It was a temptation to scream this phrase at the top of my lungs. Obviously, stepping off terra firma into outer space was not an option. Rather, what I desperately needed was to be free of chronic fatigue, stress, anxiety, negative emotions and erratic behaviors.
Sleepless nights spent rehashing painful events must also end.
What brought me to this place?
In the years previous, I had struggled through a lengthy and painful divorce proceeding. Along with my children, I’d also dealt with emotional trauma in the aftermath of betrayal. Circumstances leading to divorce dictated that I be the primary custodian of my children though their father shared joint custody.
During this process, I counseled with my pastor and purposed to spend time alone with God to give Him my grief and to seek His help in the process of forgiving my husband.
Always a stay-at-home mom, it was a difficult adjustment for me and my children when I transitioned to working mom. But God provided a path to a full-time job with flexible hours and we managed relatively well over the next few years.
And then, I was blindsided by something so painful it seemed I could barely breathe. Without any communication or conversation with me, my former husband persuaded our younger son, almost fifteen by now, to move out of my home to live full-time with him. A prospect I did not believe to be a safe or healthy choice. The three additional years I believed my son would be with me vanished overnight.
– Grit and Grief –
The concerns already on my heart for my son increased ten-fold. My only consolation was that he’d be nearby. But within a short time came another blow – my ex-husband took my son and moved out of town.
In the face of this loss and fear of estrangement from my son, I filled with resentment. It required tremendous amounts of energy to try and keep my emotions under control.
Over time, angry actions and words burst forth randomly at inappropriate moments. My resentment had become an ugly root of bitterness. I didn’t recognize this metamorphosis or understand my inability to contain my emotions.
When I read my devotional and my Bible, listened to my pastor’s sermons or had the radio tuned to Christian music, I was immune to any reference to forgiveness. In retrospect, I realize it was because I was intent on nurturing the anger that welled in my heart. It was like a spell had been cast over me, one unfamiliar but captivating.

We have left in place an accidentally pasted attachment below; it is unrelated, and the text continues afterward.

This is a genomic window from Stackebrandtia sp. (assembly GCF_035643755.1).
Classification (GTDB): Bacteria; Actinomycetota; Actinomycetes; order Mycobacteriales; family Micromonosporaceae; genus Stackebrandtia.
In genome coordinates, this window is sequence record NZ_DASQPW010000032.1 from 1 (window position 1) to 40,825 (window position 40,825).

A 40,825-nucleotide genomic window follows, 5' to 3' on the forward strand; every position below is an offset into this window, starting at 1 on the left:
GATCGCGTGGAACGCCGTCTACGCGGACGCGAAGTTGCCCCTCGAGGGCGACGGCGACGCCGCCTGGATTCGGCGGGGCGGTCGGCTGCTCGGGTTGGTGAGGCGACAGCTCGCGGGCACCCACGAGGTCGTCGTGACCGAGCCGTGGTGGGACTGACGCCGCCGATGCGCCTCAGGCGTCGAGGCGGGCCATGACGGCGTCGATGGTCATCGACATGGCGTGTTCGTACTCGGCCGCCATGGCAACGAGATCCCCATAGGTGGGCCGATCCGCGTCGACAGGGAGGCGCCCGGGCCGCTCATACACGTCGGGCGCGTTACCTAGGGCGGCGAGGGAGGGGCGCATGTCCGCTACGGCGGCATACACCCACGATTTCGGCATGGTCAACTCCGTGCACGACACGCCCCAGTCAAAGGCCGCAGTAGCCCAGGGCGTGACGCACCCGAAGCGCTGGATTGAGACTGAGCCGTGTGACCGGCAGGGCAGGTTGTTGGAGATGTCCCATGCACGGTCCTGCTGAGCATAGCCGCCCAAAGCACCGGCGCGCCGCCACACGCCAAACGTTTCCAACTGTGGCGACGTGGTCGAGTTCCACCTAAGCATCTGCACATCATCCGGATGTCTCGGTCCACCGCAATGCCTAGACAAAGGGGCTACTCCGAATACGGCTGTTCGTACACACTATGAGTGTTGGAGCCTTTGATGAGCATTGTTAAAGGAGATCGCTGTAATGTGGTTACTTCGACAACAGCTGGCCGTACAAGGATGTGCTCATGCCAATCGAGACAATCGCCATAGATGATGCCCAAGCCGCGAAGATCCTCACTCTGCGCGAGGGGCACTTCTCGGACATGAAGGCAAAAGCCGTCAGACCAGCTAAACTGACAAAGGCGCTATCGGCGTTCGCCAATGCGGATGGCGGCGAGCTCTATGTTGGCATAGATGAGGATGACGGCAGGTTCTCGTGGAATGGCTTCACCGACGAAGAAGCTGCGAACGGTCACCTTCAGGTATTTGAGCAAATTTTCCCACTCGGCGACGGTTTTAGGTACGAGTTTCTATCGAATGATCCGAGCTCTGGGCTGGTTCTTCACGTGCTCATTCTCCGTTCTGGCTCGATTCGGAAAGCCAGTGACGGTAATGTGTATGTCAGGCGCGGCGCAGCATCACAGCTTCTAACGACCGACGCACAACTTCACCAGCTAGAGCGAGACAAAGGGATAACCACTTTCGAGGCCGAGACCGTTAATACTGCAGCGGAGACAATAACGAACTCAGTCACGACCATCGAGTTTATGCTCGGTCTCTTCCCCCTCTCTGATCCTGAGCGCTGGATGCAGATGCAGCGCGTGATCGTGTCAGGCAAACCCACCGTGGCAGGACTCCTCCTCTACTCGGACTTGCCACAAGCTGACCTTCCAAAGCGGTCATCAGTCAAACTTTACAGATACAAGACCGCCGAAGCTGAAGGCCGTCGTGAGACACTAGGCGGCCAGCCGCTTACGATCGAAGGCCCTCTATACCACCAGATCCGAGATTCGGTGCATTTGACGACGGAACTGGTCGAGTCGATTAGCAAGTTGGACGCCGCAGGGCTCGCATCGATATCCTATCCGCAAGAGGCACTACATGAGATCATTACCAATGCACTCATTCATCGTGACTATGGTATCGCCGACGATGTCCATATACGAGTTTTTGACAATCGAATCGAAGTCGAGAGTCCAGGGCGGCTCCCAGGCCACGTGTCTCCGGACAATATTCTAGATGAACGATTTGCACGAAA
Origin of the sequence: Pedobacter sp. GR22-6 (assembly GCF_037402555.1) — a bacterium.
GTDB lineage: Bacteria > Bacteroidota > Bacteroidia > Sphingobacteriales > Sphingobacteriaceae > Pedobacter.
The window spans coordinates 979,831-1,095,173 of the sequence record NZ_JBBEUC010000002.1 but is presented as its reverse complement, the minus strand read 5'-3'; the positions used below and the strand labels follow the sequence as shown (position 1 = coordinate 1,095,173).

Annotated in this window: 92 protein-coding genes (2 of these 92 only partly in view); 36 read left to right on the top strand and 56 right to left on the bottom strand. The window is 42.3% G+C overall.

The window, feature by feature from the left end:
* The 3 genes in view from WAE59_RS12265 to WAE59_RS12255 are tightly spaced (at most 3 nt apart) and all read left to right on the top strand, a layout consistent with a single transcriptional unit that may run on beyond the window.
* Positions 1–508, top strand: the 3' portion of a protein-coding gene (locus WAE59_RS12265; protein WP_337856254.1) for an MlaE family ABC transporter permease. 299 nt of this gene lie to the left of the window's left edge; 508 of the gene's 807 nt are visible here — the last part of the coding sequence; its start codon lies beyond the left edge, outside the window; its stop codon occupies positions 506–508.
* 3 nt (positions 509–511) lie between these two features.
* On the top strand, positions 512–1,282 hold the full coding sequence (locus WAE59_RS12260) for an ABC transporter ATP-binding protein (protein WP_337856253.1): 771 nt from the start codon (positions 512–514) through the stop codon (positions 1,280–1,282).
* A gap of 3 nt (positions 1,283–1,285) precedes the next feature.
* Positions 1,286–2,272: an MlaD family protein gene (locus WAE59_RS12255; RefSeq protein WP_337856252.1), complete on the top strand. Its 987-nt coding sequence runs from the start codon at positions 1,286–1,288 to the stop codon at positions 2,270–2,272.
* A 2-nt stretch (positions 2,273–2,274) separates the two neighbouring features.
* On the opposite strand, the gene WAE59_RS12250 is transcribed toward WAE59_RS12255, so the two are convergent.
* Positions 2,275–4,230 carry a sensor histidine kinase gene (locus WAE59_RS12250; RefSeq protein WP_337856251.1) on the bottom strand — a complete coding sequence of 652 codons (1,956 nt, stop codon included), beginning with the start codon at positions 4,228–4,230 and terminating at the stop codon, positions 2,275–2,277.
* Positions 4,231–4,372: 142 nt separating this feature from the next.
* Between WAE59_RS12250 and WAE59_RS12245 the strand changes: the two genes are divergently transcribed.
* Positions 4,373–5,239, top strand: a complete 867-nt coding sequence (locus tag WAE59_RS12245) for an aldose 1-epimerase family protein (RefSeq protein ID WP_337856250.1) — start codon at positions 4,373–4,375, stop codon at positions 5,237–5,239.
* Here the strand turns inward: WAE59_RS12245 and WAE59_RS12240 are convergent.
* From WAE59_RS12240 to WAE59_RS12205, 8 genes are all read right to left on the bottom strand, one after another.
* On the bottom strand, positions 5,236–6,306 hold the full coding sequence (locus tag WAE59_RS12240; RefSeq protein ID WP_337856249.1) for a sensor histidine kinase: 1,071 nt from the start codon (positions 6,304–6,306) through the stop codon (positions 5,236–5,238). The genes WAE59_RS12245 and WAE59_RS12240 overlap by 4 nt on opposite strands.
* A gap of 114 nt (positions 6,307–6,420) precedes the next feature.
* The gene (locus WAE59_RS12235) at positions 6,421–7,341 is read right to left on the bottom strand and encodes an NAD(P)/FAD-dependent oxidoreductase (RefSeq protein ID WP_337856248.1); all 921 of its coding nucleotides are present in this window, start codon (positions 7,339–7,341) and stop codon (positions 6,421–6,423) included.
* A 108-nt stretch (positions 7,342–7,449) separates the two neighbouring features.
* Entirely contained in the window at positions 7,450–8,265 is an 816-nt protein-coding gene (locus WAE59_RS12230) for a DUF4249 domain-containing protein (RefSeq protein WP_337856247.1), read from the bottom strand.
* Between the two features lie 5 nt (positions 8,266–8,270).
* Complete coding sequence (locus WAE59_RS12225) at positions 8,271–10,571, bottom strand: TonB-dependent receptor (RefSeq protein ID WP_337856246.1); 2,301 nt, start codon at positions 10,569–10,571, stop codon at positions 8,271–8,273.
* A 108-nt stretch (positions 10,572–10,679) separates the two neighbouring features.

Hoping to find some degree of comfort, I picked up the book ‘A Severe Mercy’ by Sheldon Vanauken, a true story of loss and hope amid tragedy. In it was a quote by C.S. Lewis, he wrote that anger is the anesthetic of the mind.
Instantly it hit me – I had held onto my anger with a vice-grip rather than fully experience the pain of loss. My will was broken in that moment of realization.
In the New Testament James says that the anger of man does not produce the righteousness of God. My life in recent months had surely demonstrated that truth.
– Relief –
When I let go my anger, a virtual flood of grief spilled over me in pounding waves that knocked into me and then subsided, one after another. Because I allowed it, and somehow understood it was necessary.
Afterward there was calm in my spirit. I asked God to forgive me for harboring anger and unforgiveness. And I pleaded with Him to help me forgive my son’s father.
Words written by Paul to the Ephesians rang in my memory. I opened my Bible to read, “Let all bitterness and wrath and anger and clamor and slander be put away from you, along with all malice. Be kind to one another, tender-hearted, forgiving each other, just as God in Christ also has forgiven you.” (Ephesians 4:31-32 NASB)
Then I thought about what Jesus did for me on the cross and how all my sins – past, present and future – were forgiven because of Him. I was humbled and convicted. What right had I to withhold forgiveness after what He had done for me?
The following evening was a weekly Bible study I attended at my church. When the time came for sharing requests, I asked them to pray for me to be able to sincerely forgive my ex-husband.
– Revelation –
Over the next few days, as I wrestled with the inevitable, God in His wisdom cleared the way. He brought to my mind some of my own decisions and behaviors that most likely contributed to my son’s willingness to go live with his dad. As I processed these scenes, I tried to view them through my son’s perspective.
God allowed me to see the big picture; it’s rare when one hundred percent of the blame for a painful situation lies at the feet of the one who hurt you. This realization didn’t change my desire to have my son back or diminish my concern for him but did show me I had a share of responsibility for the change in our circumstances.
In Luke 6:37 we are admonished not to judge nor condemn but to forgive –
By God’s grace, I forgave my former husband and by God’s mercy I was relieved of the many symptoms of bitterness. Peace in my soul replaced sleepless nights and negative emotions and erratic behaviors.
Also, I gained a deeper appreciation for Paul’s words to the Ephesians, “Be angry and do not sin; do not let the sun go down on your anger.”
Forgiveness is a daily practice. Not for new offenses only, but as I can attest, we are apt to revive old ones. The words of Martin Luther King Jr. serve us well:
“Forgiveness is not an occasional act – it is a constant attitude.”
Is there someone in your life you’ve been unable to forgive? I can promise you, if you look to God with an open heart, He will supply the necessary grace…
In His enduring love and compassion,